Is the overload of news stressing you out?

Is the news stressing you out? You're not alone.

Doesn't it seem like every week there's another controversy taking over our news feeds?

Just think about the past eight days.

Last week, President Trump fired FBI director James Comey in the middle of an investigation into the Trump campaign's ties to Russia. On Tuesday, the Washington Post reported that Donald Trump shared highly classified information with a Russian associate during a meeting in the oval office. Wednesday, the New York Times reported that Trump, before firing him, asked Comey to end the FBI's investigation into his former national security adviser Michael Flynn. And today, the Department of Justice announced that a special counsel has been appointed to investigate the Russian interference into the 2016 election. 

Exhausted just reading that? You're not alone.

"It's a little much," retired real estate and art director, Vance Vasu, 72, who said he did not vote for Donald Trump told ABC10. "I can watch local news, but I had to stop watching CNN, because I can't handle hour on hour of what people should do about Trump."

Ben Kuhn, 53, who did vote for Donald Trump, had a similar reaction. "You're stressed any time the news is on...or radio. It's tension that just keeps riding and grinding away," he said.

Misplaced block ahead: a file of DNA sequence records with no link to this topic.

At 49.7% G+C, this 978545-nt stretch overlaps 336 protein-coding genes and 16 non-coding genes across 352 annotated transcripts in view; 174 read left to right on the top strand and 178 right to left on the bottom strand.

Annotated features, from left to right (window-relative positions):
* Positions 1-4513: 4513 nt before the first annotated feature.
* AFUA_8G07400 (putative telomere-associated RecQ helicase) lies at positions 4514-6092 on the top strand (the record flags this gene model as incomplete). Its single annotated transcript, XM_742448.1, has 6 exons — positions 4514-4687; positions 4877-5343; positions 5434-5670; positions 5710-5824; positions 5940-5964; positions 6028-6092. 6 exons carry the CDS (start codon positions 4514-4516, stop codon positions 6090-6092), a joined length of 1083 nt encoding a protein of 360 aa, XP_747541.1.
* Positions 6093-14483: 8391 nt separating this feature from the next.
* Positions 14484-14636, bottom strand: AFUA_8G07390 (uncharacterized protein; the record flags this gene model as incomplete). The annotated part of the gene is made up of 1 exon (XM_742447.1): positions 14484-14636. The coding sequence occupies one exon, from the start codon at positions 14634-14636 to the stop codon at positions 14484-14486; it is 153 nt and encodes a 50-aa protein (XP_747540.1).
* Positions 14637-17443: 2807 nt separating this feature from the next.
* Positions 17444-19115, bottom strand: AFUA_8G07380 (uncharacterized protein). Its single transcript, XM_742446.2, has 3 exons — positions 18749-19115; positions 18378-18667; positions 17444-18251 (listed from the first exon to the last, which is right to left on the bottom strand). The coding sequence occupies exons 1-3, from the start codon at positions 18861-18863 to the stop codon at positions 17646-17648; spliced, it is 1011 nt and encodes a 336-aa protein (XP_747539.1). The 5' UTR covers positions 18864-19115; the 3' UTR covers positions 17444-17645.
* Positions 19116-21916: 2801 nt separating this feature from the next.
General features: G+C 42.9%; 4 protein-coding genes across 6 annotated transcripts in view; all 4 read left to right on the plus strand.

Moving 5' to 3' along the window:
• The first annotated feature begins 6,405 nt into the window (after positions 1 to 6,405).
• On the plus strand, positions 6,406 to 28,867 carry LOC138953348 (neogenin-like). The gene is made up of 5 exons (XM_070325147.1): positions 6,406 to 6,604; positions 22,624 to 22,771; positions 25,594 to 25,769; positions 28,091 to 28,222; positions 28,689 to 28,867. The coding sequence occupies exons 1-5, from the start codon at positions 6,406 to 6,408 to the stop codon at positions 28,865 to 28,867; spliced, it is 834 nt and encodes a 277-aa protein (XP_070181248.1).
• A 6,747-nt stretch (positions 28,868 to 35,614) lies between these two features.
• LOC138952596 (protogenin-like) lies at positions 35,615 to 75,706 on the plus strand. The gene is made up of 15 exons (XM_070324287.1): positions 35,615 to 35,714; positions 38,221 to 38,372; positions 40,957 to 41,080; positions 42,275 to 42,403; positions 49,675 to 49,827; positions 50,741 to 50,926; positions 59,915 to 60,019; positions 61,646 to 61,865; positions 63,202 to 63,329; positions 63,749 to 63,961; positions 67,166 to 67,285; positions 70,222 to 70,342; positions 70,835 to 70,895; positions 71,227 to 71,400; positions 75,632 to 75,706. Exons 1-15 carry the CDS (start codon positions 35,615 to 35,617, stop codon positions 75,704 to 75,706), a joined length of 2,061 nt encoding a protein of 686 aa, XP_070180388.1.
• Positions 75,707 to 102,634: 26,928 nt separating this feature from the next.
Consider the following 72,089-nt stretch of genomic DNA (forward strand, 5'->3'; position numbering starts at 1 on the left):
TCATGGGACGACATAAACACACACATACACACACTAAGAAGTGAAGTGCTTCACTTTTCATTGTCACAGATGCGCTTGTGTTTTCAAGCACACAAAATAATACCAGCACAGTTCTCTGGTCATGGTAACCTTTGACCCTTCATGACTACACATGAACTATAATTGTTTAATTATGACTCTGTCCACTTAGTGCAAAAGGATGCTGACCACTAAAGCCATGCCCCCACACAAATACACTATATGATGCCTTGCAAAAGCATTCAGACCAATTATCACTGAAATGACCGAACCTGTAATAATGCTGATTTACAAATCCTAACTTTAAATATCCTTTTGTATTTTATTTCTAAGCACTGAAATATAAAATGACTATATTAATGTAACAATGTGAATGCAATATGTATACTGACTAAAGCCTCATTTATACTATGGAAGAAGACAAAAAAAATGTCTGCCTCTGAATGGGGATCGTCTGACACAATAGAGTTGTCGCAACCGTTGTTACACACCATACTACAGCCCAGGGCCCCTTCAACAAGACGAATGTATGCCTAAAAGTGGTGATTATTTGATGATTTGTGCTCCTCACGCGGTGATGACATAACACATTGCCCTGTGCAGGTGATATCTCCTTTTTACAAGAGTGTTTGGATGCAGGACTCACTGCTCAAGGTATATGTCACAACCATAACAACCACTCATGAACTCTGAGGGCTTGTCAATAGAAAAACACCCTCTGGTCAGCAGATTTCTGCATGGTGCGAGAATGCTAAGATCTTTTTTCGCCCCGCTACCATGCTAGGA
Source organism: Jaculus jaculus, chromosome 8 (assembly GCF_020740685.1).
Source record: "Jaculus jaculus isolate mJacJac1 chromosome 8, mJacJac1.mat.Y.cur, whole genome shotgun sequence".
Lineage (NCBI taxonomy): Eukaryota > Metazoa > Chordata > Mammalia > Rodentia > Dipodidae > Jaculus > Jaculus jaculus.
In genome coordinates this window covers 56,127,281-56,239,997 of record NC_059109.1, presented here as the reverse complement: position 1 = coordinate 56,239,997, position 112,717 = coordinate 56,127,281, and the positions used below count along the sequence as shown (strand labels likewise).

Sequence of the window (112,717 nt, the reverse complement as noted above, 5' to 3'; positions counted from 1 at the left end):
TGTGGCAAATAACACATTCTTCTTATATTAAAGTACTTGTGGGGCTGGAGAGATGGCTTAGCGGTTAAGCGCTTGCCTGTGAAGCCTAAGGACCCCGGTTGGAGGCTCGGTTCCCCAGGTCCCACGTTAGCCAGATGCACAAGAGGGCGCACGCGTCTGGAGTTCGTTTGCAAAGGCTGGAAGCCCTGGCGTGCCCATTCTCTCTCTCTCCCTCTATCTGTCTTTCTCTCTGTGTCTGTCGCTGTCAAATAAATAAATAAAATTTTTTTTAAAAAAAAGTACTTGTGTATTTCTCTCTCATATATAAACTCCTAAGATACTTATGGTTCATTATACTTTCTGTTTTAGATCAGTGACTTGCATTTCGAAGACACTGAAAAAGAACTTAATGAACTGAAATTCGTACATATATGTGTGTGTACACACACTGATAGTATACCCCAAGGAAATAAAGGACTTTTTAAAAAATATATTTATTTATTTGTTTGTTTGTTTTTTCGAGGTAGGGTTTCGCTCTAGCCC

"It causes stress," he added. "But you keep listening."

According a study done by the American Psychology Association, 57 percent of adults nationwide say the current political climate is a significant source of stress.

We spoke to Dr. Robin Zasio, founder of Sacramento's Anxiety Treatment Center, to find out why people are having such visceral reactions to the news overload. 

"Because the media is going crazy," Dr. Zasio said. "Every channel you look at there is one piece or another, people are fighting, people are arguing, people are getting fired under the presidency and nobody knows what to do."  

Her advice?

"When you're driving home, if normally you listen to music and now you're starting to listen to the news, go back to listening to music. Don't change your structure," she explained. "When you go home...don't start talking about what's happening with politics ask them about their day, keep everything the same."

"At the dinner table," she said, "Talk about what you used to talk about."

© 2017 KXTV-TV


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